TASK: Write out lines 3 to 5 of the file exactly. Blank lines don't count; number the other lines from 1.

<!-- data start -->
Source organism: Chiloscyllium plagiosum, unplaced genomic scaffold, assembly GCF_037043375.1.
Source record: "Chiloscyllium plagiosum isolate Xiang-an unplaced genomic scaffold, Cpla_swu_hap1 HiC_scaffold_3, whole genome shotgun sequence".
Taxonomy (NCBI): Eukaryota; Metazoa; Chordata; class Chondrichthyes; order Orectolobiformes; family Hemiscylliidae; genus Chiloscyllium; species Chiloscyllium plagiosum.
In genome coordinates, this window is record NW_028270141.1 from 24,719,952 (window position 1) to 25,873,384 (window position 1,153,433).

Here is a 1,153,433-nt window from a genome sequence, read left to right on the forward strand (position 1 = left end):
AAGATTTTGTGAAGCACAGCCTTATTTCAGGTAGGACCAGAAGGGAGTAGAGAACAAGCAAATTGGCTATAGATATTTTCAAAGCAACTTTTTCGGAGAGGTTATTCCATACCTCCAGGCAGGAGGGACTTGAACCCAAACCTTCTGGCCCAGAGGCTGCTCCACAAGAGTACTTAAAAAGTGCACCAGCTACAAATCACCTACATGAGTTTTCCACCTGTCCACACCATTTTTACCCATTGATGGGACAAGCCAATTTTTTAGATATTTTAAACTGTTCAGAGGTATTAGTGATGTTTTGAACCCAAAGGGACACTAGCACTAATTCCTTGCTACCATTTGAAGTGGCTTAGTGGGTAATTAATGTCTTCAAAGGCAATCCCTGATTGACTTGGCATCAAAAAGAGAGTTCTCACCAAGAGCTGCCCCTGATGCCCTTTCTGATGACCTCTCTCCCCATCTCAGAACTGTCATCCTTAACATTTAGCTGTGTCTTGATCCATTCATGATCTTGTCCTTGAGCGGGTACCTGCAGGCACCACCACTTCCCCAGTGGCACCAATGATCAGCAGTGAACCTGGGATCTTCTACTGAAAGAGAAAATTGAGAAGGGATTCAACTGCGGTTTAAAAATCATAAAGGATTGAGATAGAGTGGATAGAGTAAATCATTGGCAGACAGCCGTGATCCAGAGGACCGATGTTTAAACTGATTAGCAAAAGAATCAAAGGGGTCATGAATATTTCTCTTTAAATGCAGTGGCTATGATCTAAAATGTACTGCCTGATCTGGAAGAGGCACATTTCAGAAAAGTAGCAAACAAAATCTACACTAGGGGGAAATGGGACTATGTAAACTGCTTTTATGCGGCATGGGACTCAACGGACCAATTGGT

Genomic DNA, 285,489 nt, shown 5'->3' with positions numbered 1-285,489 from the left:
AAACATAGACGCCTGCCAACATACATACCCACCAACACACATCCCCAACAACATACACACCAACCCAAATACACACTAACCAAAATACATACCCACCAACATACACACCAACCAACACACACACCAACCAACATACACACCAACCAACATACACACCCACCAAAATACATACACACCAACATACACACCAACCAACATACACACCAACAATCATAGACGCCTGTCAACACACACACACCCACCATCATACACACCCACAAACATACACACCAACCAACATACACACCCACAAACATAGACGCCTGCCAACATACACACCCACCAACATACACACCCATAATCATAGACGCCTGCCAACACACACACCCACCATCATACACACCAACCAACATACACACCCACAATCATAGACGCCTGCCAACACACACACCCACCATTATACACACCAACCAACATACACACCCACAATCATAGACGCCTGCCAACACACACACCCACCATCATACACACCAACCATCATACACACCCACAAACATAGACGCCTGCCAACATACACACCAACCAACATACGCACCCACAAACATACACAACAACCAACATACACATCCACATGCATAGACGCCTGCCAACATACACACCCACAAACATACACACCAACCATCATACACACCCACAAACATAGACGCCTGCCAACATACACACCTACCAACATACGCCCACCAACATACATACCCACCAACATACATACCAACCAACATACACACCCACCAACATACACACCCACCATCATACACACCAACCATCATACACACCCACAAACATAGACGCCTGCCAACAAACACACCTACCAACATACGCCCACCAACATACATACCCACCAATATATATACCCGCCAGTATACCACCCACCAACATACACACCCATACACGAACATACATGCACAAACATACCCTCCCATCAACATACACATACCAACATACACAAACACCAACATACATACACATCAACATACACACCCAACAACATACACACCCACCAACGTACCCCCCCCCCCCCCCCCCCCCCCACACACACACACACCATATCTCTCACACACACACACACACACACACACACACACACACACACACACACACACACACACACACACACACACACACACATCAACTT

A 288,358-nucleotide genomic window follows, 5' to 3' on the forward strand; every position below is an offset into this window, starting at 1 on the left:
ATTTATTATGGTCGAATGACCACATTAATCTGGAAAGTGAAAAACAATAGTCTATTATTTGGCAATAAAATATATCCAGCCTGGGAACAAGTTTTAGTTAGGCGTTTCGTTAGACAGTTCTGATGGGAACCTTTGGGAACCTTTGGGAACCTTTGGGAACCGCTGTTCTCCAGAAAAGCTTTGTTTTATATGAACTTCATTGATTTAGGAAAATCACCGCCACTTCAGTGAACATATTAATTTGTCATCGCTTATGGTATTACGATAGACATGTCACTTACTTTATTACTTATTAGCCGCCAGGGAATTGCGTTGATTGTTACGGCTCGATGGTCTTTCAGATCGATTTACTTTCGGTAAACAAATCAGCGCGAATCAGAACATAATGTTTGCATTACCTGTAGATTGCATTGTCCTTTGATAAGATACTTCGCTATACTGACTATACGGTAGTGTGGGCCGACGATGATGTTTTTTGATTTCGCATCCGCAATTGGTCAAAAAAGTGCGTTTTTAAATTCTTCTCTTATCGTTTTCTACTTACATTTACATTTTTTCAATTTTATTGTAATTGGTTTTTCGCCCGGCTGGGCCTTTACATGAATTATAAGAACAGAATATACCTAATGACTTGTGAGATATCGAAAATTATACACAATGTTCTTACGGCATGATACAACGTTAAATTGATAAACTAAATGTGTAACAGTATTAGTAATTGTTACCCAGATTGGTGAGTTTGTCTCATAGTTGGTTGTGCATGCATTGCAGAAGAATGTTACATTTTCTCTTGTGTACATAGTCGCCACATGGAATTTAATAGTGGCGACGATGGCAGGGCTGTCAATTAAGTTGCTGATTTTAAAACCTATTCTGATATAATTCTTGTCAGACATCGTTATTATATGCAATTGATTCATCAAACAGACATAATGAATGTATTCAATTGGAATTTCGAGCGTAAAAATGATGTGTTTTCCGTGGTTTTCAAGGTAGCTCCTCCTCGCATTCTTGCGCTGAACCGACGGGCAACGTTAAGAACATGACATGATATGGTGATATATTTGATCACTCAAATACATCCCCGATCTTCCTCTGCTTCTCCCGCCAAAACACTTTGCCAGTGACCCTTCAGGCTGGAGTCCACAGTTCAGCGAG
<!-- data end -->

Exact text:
Taxonomy (NCBI): Eukaryota; Metazoa; Chordata; class Chondrichthyes; order Orectolobiformes; family Hemiscylliidae; genus Chiloscyllium; species Chiloscyllium plagiosum.
In genome coordinates, this window is record NW_028270141.1 from 24,719,952 (window position 1) to 25,873,384 (window position 1,153,433).

Here is a 1,153,433-nt window from a genome sequence, read left to right on the forward strand (position 1 = left end):